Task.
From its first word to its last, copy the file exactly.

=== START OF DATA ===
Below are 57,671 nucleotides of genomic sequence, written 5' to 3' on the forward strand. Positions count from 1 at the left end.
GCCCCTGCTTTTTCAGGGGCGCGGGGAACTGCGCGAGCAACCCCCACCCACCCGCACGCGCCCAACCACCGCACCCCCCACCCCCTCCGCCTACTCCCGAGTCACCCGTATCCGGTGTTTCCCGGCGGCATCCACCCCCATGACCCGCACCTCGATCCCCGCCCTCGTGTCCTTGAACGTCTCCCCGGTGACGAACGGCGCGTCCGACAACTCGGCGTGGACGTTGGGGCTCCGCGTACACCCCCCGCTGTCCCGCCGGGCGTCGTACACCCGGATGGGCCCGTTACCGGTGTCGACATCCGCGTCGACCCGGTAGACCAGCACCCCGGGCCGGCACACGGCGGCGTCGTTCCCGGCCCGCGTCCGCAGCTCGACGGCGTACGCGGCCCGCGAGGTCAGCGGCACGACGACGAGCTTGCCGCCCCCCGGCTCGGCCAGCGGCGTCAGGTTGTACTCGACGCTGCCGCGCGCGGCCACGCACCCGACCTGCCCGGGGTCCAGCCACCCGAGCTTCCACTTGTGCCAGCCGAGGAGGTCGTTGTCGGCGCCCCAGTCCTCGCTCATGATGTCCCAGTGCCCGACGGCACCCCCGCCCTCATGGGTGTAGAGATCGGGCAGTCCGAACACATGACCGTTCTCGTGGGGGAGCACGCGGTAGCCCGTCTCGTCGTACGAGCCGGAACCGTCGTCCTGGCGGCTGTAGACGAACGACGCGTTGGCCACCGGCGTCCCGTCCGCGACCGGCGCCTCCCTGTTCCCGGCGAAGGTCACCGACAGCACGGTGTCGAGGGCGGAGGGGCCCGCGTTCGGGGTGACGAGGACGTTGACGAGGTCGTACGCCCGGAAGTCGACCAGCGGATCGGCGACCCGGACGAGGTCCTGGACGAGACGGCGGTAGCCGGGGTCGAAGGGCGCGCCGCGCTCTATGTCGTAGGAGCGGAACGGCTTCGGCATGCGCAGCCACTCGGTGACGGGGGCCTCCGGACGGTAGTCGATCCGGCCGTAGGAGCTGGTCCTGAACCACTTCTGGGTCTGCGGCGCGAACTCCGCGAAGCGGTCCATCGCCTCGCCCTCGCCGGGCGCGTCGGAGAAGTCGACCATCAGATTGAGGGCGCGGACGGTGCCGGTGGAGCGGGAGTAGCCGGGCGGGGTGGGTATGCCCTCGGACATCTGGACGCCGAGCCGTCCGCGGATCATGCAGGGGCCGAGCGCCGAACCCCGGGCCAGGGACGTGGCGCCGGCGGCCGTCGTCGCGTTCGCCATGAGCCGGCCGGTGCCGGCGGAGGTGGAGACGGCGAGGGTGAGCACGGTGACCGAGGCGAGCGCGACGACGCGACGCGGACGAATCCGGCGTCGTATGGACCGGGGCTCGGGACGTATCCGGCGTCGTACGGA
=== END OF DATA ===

Below are 57,671 nucleotides of genomic sequence, written 5' to 3' on the forward strand. Positions count from 1 at the left end.
GCCCCTGCTTTTTCAGGGGCGCGGGGAACTGCGCGAGCAACCCCCACCCACCCGCACGCGCCCAACCACCGCACCCCCCACCCCCTCCGCCTACTCCCGAGTCACCCGTATCCGGTGTTTCCCGGCGGCATCCACCCCCATGACCCGCACCTCGATCCCCGCCCTCGTGTCCTTGAACGTCTCCCCGGTGACGAACGGCGCGTCCGACAACTCGGCGTGGACGTTGGGGCTCCGCGTACACCCCCCGCTGTCCCGCCGGGCGTCGTACACCCGGATGGGCCCGTTACCGGTGTCGACATCCGCGTCGACCCGGTAGACCAGCACCCCGGGCCGGCACACGGCGGCGTCGTTCCCGGCCCGCGTCCGCAGCTCGACGGCGTACGCGGCCCGCGAGGTCAGCGGCACGACGACGAGCTTGCCGCCCCCCGGCTCGGCCAGCGGCGTCAGGTTGTACTCGACGCTGCCGCGCGCGGCCACGCACCCGACCTGCCCGGGGTCCAGCCACCCGAGCTTCCACTTGTGCCAGCCGAGGAGGTCGTTGTCGGCGCCCCAGTCCTCGCTCATGATGTCCCAGTGCCCGACGGCACCCCCGCCCTCATGGGTGTAGAGATCGGGCAGTCCGAACACATGACCGTTCTCGTGGGGGAGCACGCGGTAGCCCGTCTCGTCGTACGAGCCGGAACCGTCGTCCTGGCGGCTGTAGACGAACGACGCGTTGGCCACCGGCGTCCCGTCCGCGACCGGCGCCTCCCTGTTCCCGGCGAAGGTCACCGACAGCACGGTGTCGAGGGCGGAGGGGCCCGCGTTCGGGGTGACGAGGACGTTGACGAGGTCGTACGCCCGGAAGTCGACCAGCGGATCGGCGACCCGGACGAGGTCCTGGACGAGACGGCGGTAGCCGGGGTCGAAGGGCGCGCCGCGCTCTATGTCGTAGGAGCGGAACGGCTTCGGCATGCGCAGCCACTCGGTGACGGGGGCCTCCGGACGGTAGTCGATCCGGCCGTAGGAGCTGGTCCTGAACCACTTCTGGGTCTGCGGCGCGAACTCCGCGAAGCGGTCCATCGCCTCGCCCTCGCCGGGCGCGTCGGAGAAGTCGACCATCAGATTGAGGGCGCGGACGGTGCCGGTGGAGCGGGAGTAGCCGGGCGGGGTGGGTATGCCCTCGGACATCTGGACGCCGAGCCGTCCGCGGATCATGCAGGGGCCGAGCGCCGAACCCCGGGCCAGGGACGTGGCGCCGGCGGCCGTCGTCGCGTTCGCCATGAGCCGGCCGGTGCCGGCGGAGGTGGAGACGGCGAGGGTGAGCACGGTGACCGAGGCGAGCGCGACGACGCGACGCGGACGAATCCGGCGTCGTATGGACCGGGGCTCGGGACGTATCCGGCGTCGTACGGA